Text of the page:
100 days, 100 algorithmsI'm somewhat in awe of this project - that's more algorithms than I could have listed, even with some research, and the discipline of implementing a new one every day for months is impressive.

However, it also shows a systemic weaknesses of programming: understanding the problem domain. I can't say much about the other 99 - some of them are algorithms I've never heard about, and at the very least I would need to make an effort to understand the python code and read it carefully, if not implementing the same thing in Swift, but this one, I spotted immediately:

Day 18; Monopoly*Some time ago a friend of mine asked me to help him with this problem.*

Playing Monopoly, what is the probability that you step at position #24 during the first round?

Law of total probability says that the chance to step on certain position is sum of disjoint events of how we could get there. In this case, we get at #24 if we tossed 1 while standing at #23, or we tossed 2 while standing at #22, … or we tossed 6 while standing at #18. This leads to a recursive formula.Any of my genteel readers who have ever played Monopoly will spot the most obvious problem here: You play Monopoly with two dice, so you can throw 2...12, so this is someone who hasn't done the most fundamental homework.

The less obvious problem is that you're trying to specifically solve _Monopoly_, rather than 'a board with x fields throwing 2D6'. Monopoly has a couple of extra rules: if you throw a double, you get to go again, but if you throw three doubles you go to jail (field 10); once you come out of jail you get another chance to land on field #24; and you have a chance to step on several fields where you may draw a card that moves you to a different field (named or 'three fields back'; IIRC that could even end your round!). In other words, the probability for 'step on field x' is partly determined by the dice, and partly by the game and its very specific rules; if you wanted to give an _precise_ answer, you'd have to calculate by how many routes you can reach each field including the 'go to jail' mechanism which gives all fields after 10 a higher probability and which means that there are ways of reaching #24 from every field between 2 and 35 (double-one, double-one, double 1...6, jail, and try again.) Heck, you could even go to jail several times until you run out of starting money, but if you get _both_ get out of jail free cards....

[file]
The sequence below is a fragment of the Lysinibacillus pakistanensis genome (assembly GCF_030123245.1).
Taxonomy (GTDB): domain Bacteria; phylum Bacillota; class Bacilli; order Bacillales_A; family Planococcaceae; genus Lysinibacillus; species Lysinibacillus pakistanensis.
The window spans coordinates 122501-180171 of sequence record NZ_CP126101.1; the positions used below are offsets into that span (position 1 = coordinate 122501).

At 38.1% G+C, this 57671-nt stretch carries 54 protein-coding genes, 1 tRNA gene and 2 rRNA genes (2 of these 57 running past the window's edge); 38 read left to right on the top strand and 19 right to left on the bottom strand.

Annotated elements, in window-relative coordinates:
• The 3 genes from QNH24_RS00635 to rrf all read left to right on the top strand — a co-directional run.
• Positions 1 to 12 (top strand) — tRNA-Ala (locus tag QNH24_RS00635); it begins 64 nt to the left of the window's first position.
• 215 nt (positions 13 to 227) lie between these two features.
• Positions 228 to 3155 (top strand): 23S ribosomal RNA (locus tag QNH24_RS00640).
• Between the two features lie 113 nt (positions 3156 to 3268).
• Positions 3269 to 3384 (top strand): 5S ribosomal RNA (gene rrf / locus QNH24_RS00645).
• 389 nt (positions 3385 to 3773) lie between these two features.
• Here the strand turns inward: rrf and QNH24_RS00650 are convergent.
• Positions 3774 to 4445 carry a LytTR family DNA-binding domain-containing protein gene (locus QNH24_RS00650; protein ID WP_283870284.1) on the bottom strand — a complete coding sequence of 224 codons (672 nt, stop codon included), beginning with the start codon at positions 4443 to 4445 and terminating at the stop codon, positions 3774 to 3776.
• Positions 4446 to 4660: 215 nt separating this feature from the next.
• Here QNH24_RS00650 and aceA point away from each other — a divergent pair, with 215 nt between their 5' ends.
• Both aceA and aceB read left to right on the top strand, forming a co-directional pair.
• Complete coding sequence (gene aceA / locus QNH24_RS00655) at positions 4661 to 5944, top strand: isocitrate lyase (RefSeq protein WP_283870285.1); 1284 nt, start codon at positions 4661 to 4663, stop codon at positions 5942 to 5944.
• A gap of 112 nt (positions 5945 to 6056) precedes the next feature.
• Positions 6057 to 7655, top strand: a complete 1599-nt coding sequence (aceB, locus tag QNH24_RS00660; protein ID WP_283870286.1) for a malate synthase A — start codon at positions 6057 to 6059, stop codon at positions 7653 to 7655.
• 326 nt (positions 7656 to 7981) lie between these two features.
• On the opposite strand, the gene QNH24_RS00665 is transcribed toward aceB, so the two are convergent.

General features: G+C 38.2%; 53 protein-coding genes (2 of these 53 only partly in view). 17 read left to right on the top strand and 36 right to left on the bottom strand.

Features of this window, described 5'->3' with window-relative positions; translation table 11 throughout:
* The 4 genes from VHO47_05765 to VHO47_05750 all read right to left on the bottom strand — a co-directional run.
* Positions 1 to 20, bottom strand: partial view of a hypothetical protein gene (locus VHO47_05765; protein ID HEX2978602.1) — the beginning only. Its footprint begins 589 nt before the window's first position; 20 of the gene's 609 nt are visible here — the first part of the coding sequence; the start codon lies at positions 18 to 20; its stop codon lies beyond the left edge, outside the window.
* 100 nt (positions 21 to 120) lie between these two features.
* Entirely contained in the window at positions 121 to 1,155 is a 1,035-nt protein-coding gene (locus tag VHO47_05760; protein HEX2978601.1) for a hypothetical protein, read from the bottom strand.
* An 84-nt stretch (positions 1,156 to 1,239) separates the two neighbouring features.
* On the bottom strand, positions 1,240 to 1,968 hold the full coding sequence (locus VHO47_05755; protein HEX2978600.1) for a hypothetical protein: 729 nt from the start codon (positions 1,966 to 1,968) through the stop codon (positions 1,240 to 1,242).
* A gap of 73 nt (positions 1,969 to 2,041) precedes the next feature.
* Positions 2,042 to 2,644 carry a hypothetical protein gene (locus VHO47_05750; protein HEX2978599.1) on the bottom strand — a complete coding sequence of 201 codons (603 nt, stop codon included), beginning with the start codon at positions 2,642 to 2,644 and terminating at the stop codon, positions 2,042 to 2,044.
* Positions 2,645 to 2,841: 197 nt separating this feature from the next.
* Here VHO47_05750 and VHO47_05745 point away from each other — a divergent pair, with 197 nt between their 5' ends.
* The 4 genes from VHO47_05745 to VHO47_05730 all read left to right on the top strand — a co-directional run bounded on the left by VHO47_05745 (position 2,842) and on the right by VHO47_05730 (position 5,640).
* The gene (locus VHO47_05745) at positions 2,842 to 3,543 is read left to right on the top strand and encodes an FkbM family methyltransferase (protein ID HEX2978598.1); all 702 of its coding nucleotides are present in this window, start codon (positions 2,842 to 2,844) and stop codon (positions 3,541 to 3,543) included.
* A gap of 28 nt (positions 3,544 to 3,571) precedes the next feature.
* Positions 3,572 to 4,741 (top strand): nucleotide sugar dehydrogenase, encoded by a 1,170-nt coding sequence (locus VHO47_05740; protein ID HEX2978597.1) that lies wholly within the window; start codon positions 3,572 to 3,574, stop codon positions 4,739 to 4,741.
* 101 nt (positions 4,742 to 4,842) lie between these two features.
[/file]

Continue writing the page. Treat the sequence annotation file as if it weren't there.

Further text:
So, yeah.

This also illustrates why board games are not just the sum of straightforward probabilities: once a system becomes complex enough that you cannot simply do the rough calculations in your head, it becomes much more interesting, surprising, and, at a certain level (and given an appropriate mechanic), that rarest thing of all: a creator of narrative. It's no longer 'then I drew card x and rolled y on the dice' but 'so here I was, going about my business curing sick sheep and setting broken limbs when those pesky elves turned up right in front of me and–' (Terry Pratchett's The Witches. Brilliant short game for 2-4 players.)